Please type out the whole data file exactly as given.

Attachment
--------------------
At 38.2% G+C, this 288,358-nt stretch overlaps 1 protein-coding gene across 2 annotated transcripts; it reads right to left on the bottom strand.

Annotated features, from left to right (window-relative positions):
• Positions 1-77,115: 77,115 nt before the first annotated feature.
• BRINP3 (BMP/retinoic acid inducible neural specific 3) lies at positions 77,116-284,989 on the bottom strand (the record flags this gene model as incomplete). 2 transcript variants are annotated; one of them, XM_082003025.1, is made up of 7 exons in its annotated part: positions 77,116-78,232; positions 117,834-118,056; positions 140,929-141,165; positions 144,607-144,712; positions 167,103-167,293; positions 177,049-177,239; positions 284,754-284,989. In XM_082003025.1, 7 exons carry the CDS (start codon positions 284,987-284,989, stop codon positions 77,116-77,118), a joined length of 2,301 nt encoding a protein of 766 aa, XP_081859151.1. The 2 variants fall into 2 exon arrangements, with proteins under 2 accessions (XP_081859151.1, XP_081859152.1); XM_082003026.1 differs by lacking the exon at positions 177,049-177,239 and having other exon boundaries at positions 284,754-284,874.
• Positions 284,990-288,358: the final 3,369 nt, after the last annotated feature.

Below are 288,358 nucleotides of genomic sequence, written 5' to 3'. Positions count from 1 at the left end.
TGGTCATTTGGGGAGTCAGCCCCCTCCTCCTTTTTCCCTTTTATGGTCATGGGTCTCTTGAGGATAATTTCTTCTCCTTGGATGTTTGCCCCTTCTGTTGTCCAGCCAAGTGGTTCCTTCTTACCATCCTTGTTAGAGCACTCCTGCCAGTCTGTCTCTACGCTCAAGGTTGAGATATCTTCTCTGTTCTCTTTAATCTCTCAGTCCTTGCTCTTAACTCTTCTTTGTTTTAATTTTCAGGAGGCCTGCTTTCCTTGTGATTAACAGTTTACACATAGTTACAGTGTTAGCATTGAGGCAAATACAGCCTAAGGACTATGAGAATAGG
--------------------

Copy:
At 38.2% G+C, this 288,358-nt stretch overlaps 1 protein-coding gene across 2 annotated transcripts; it reads right to left on the bottom strand.

Annotated features, from left to right (window-relative positions):
• Positions 1-77,115: 77,115 nt before the first annotated feature.
• BRINP3 (BMP/retinoic acid inducible neural specific 3) lies at positions 77,116-284,989 on the bottom strand (the record flags this gene model as incomplete). 2 transcript variants are annotated; one of them, XM_082003025.1, is made up of 7 exons in its annotated part: positions 77,116-78,232; positions 117,834-118,056; positions 140,929-141,165; positions 144,607-144,712; positions 167,103-167,293; positions 177,049-177,239; positions 284,754-284,989. In XM_082003025.1, 7 exons carry the CDS (start codon positions 284,987-284,989, stop codon positions 77,116-77,118), a joined length of 2,301 nt encoding a protein of 766 aa, XP_081859151.1. The 2 variants fall into 2 exon arrangements, with proteins under 2 accessions (XP_081859151.1, XP_081859152.1); XM_082003026.1 differs by lacking the exon at positions 177,049-177,239 and having other exon boundaries at positions 284,754-284,874.
• Positions 284,990-288,358: the final 3,369 nt, after the last annotated feature.

Below are 288,358 nucleotides of genomic sequence, written 5' to 3'. Positions count from 1 at the left end.
TGGTCATTTGGGGAGTCAGCCCCCTCCTCCTTTTTCCCTTTTATGGTCATGGGTCTCTTGAGGATAATTTCTTCTCCTTGGATGTTTGCCCCTTCTGTTGTCCAGCCAAGTGGTTCCTTCTTACCATCCTTGTTAGAGCACTCCTGCCAGTCTGTCTCTACGCTCAAGGTTGAGATATCTTCTCTGTTCTCTTTAATCTCTCAGTCCTTGCTCTTAACTCTTCTTTGTTTTAATTTTCAGGAGGCCTGCTTTCCTTGTGATTAACAGTTTACACATAGTTACAGTGTTAGCATTGAGGCAAATACAGCCTAAGGACTATGAGAATAGG